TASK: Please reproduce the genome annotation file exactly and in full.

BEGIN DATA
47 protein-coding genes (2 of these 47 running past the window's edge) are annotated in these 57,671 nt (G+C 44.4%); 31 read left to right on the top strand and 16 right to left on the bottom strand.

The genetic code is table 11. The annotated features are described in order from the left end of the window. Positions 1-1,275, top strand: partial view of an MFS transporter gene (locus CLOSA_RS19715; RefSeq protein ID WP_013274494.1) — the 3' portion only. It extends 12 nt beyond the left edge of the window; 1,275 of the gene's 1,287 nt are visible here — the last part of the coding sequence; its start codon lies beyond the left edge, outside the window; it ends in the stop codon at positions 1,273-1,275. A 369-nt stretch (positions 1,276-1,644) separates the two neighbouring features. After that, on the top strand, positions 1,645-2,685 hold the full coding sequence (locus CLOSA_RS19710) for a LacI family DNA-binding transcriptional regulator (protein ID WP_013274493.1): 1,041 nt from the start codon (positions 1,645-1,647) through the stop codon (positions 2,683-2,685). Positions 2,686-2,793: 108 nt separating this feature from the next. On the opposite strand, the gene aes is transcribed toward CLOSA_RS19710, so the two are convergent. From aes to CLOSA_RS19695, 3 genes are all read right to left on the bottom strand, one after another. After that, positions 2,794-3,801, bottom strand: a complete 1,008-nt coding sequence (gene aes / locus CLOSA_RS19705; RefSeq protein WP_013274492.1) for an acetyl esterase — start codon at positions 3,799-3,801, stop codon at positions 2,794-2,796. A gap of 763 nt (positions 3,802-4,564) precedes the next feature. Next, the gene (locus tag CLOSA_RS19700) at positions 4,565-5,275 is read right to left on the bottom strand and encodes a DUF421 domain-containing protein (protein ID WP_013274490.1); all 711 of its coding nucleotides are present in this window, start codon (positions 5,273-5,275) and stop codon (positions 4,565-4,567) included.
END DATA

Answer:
47 protein-coding genes (2 of these 47 running past the window's edge) are annotated in these 57,671 nt (G+C 44.4%); 31 read left to right on the top strand and 16 right to left on the bottom strand.

The genetic code is table 11. The annotated features are described in order from the left end of the window. Positions 1-1,275, top strand: partial view of an MFS transporter gene (locus CLOSA_RS19715; RefSeq protein ID WP_013274494.1) — the 3' portion only. It extends 12 nt beyond the left edge of the window; 1,275 of the gene's 1,287 nt are visible here — the last part of the coding sequence; its start codon lies beyond the left edge, outside the window; it ends in the stop codon at positions 1,273-1,275. A 369-nt stretch (positions 1,276-1,644) separates the two neighbouring features. After that, on the top strand, positions 1,645-2,685 hold the full coding sequence (locus CLOSA_RS19710) for a LacI family DNA-binding transcriptional regulator (protein ID WP_013274493.1): 1,041 nt from the start codon (positions 1,645-1,647) through the stop codon (positions 2,683-2,685). Positions 2,686-2,793: 108 nt separating this feature from the next. On the opposite strand, the gene aes is transcribed toward CLOSA_RS19710, so the two are convergent. From aes to CLOSA_RS19695, 3 genes are all read right to left on the bottom strand, one after another. After that, positions 2,794-3,801, bottom strand: a complete 1,008-nt coding sequence (gene aes / locus CLOSA_RS19705; RefSeq protein WP_013274492.1) for an acetyl esterase — start codon at positions 3,799-3,801, stop codon at positions 2,794-2,796. A gap of 763 nt (positions 3,802-4,564) precedes the next feature. Next, the gene (locus tag CLOSA_RS19700) at positions 4,565-5,275 is read right to left on the bottom strand and encodes a DUF421 domain-containing protein (protein ID WP_013274490.1); all 711 of its coding nucleotides are present in this window, start codon (positions 5,273-5,275) and stop codon (positions 4,565-4,567) included.